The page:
(5) (5) UO?C _<!?g^^/'^^

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47 Then the studentwho uses a rule (e.g., "length times width") is asked to explain why one multiplies here and whether the rule works for other shapes (non-rectangles). This type of assessment is repeated for cut-out right triangles, parallelograms,and trapezoids, if the studentknows a rule. If not, the student uses a gridto figureout the area. note: In this activity the intervieweris carefulnot to provideinstructionon area, but simply to assess whatthe studentknows. Assessmentis not pushedbeyondwhat a studentseems to be able to do. Forexample,if the studentcannotexplainthe area rule for a rectangle (this is the case for many sixth and some ninth graders),the studentis not pressed to explain rules for othershapesand may just be asked to try to find areas of right triangles (using a grid and counting square inches). This activity reveals studentdifficulties with area concepts due to prior learning (e.g., confusion of area and perimeter, mainly for ninth graders). It also provides examples of "reductionof level" (i.e., when students apply area rules by rote withoutthinkingaboutwhy they hold). Activity 3. Rectangles This activity begins with Level 0 experienceson area--namely,countinghow many square inches cover a rectangle. Then it leads students to discover a the procedurefor finding the area of a rectangle--multiplying number of square inches in a row by how manyrows are in a rectangle. The procedure summarized is x by the arearule "length width." Activities4 and5 builduponthis idea. | | Having counted squaresto fmd the area of a rectangle,the studentis askedto find a quicker way to do this using strips of squares. "How many squares in a row? How many rows? How many squares in all? Why?" This is repeatedfor several rectangles with prompts if necessary, until the studentformulatesthe area rule "rowstimes numberof squaresin a row." The transitionto "lengthx width" is made by relating area via strips with area determinedby measuring length (rows) and width(squaresin a row). The studentis asked the to "describe rule to a friendover the phone and explain why one multiplies." To solidify of understanding the rule, the studentis asked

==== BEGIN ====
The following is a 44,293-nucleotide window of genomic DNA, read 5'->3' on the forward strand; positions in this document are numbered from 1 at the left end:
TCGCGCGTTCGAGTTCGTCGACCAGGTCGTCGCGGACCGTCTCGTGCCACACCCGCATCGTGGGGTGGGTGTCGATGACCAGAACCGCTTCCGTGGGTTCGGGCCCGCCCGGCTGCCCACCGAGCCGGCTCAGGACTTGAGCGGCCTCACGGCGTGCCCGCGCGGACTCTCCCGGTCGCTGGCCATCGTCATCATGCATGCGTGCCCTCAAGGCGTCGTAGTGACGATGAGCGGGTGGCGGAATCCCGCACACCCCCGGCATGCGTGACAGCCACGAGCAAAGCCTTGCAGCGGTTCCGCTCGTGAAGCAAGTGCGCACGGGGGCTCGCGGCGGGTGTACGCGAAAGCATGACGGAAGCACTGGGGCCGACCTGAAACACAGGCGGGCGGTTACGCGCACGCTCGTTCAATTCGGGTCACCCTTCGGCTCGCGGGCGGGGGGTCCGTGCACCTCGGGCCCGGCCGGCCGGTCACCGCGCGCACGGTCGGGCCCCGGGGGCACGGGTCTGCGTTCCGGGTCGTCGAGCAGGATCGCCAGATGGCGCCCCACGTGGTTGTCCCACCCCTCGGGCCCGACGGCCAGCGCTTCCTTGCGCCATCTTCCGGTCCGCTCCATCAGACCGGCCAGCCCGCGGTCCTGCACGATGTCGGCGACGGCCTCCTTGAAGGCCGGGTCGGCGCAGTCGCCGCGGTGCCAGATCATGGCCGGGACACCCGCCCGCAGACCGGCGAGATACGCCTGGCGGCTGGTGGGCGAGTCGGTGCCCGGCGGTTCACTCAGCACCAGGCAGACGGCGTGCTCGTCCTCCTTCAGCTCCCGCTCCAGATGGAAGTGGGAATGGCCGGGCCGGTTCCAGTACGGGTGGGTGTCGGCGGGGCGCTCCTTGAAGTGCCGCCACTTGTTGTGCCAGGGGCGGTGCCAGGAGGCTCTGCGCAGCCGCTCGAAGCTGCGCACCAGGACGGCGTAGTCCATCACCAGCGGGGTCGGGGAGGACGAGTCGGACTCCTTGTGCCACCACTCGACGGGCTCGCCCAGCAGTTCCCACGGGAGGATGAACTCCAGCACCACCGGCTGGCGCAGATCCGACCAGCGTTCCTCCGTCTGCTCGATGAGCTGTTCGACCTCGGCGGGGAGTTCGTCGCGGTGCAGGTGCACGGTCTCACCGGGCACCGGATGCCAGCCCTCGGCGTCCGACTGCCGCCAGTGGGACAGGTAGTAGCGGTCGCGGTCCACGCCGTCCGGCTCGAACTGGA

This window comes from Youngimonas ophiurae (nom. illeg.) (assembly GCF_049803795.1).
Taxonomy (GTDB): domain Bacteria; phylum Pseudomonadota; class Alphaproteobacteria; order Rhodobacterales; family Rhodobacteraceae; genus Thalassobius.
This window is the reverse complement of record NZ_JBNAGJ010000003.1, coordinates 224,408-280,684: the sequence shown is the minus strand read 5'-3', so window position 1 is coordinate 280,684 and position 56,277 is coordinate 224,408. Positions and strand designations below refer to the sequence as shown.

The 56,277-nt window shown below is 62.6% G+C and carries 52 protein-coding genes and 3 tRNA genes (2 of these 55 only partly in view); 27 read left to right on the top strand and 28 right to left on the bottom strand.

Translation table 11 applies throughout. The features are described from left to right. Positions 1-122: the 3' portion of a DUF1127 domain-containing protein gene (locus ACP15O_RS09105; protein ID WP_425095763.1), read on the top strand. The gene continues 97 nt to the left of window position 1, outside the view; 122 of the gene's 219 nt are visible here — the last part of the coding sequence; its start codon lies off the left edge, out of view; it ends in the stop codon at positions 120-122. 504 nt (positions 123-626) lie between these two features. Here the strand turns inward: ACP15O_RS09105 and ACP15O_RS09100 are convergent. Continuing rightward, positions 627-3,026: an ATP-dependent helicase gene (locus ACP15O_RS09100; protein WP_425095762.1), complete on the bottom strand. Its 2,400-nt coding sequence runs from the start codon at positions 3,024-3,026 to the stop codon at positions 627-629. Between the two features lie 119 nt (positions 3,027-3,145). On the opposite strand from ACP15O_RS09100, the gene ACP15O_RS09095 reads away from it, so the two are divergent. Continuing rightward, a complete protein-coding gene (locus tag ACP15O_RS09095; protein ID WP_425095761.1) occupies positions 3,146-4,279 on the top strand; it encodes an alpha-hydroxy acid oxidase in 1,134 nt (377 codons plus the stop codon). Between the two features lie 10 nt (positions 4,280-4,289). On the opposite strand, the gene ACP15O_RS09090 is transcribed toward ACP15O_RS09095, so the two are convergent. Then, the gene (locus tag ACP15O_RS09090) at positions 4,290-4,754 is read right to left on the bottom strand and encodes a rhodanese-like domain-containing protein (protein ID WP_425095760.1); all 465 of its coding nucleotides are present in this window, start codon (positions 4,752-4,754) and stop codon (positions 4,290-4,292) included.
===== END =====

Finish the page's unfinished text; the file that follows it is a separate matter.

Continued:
| 3|